“It was very hard when I first came here. I don’t know how many months I felt depressed and was crying all the time. I’d spend three years of university studying to be a doctor but my English was really bad.”

Gaedi often felt frustrated during anatomy classes on the nursing course, which were a repeat of the information she had learned years previously. However, she says she learned a lot from the human development and psychology aspect of the course. “I was impressed by the healthcare teaching here and how it thinks about the human being. They think about the minimum need of the human and how it’s not just about physical healing, it’s about looking at the psychology and overall human well-being.”

Honours degree

In 2008, Gaedi applied for and was offered a place on a degree course in biomolecular science at the Dublin Institute of Technology. She initially planned to complete the three-year ordinary degree and then return to her medical studies but found she loved the course and completed an additional year to receive an honours degree.

“Even though I talk a lot and am friendly I don’t really like being surrounded by people. I like to be on my own and in the lab there’s a lot of research and thinking. Also, I’m more artistic and like to do things with my hands. Being in the lab feels like art.”

Following her graduation, Gaedi secured an internship with the Marine Institute in Galway. However, the position did not lead to a job and she returned to Dublin where she did a course in pharmaceutical technology. “It was the recession and it was so difficult to find a job. What made it harder was I didn’t have an Irish passport then, only travel documents.” When a friend suggested Gaedi apply for a role working with the Arabic market of a tech company, she decided to give it a go.

“The plan was to stay for six months and then find something else but I found I liked the environment. After university, all my friends got married or left the country but suddenly I was meeting people from the same background as me. I also liked that they paid me. It wasn’t a lot but I felt useful.”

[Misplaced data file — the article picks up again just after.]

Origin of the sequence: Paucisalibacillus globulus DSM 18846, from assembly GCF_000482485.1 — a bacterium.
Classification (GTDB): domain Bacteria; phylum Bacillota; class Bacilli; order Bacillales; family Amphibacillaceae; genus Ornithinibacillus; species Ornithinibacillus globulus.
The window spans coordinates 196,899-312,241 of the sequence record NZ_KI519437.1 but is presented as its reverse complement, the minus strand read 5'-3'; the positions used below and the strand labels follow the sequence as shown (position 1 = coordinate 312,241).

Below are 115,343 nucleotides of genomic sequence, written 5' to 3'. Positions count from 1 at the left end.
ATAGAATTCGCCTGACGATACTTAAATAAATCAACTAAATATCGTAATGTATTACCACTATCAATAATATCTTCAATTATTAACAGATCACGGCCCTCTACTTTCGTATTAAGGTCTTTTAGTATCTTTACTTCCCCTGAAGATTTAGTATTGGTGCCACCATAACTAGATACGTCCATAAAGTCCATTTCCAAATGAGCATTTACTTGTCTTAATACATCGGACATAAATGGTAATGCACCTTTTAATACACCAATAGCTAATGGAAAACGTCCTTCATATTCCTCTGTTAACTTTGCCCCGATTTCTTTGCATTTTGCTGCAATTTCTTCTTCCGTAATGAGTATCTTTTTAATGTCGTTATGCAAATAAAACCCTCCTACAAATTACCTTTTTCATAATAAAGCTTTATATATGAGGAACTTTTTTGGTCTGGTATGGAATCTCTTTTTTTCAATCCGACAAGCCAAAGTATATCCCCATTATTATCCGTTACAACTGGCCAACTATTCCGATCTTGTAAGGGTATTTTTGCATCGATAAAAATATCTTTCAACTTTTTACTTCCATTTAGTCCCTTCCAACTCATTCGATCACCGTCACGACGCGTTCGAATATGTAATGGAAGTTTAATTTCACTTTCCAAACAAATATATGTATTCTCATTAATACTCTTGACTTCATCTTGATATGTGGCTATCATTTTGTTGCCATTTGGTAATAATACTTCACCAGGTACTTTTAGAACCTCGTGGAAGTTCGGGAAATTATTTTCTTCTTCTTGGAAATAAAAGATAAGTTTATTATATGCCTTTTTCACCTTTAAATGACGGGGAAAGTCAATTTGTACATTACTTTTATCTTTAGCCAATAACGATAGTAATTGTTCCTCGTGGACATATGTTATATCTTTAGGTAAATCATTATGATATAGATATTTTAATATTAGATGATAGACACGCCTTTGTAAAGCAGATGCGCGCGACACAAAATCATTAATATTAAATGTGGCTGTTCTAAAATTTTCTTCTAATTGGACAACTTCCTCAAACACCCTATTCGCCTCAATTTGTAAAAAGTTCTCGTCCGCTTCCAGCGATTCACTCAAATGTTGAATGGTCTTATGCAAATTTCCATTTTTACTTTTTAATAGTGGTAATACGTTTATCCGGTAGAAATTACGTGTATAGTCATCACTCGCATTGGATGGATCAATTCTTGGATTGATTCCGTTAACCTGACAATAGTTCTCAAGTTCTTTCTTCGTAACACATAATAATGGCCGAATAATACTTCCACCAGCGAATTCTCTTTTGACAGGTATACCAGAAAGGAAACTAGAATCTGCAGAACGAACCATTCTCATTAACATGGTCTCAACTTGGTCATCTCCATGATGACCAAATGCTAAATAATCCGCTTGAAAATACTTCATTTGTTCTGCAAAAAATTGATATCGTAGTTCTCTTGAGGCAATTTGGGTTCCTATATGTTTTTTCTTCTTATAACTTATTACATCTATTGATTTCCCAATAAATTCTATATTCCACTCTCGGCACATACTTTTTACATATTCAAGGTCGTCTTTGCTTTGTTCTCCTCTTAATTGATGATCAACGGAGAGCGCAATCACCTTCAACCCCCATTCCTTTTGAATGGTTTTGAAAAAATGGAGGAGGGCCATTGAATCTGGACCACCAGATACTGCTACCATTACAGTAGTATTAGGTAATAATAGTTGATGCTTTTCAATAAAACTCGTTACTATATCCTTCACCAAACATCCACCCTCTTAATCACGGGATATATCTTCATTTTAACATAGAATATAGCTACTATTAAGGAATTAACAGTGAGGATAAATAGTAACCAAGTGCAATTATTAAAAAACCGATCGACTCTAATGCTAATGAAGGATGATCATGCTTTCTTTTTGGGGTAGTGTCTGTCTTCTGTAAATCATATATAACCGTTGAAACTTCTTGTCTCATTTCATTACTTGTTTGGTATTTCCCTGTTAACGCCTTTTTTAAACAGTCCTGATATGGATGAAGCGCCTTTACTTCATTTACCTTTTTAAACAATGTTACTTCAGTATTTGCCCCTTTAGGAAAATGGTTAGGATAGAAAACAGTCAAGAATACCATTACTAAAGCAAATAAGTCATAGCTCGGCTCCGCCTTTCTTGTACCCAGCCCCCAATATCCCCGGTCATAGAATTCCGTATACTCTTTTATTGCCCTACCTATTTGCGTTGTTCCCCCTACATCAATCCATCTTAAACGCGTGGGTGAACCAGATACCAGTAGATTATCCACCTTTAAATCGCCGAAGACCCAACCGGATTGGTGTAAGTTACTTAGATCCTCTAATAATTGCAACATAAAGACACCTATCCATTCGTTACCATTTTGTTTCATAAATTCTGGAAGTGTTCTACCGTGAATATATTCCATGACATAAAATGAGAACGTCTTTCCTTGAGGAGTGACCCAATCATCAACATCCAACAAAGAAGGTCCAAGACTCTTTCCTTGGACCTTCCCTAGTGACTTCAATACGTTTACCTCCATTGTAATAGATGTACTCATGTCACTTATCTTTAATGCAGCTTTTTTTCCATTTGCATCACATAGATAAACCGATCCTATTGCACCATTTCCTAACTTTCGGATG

In 2013, Gaedi and her family became Irish citizens. “I’m as proud to be Irish as I am proud to be Kurdish. Being Irish has opened a lot of doors for me. I tell people now I’m Irish-Kurdish.”

After 2½ years working with the tech company, Gaedi decided she needed to return to the science field and left her job. She spent her savings on a solo backpacking trip across Europe, visiting 18 countries over a year. “It was an amazing experience and I rediscovered myself. I realised that I was actually very brave and also a bit crazy. It was also really improved my confidence.”

Gaedi returned from her travels in 2017 and has been looking for a job ever since. However, she fears she may have to move abroad to find work. “Because there were no jobs when I graduated during the recession, many students went to do PhDs. So now in Ireland the level of education is much higher and every single job asks for PhD.

“I don’t want to leave my family. I know my parents are growing older and I don’t want to be leaving them. That’s the only thing that makes me feel sad.”

Sorcha Pollak's book based on this series, New to the Parish: Stories of Love, War and Adventure from Ireland's Immigrants, is out now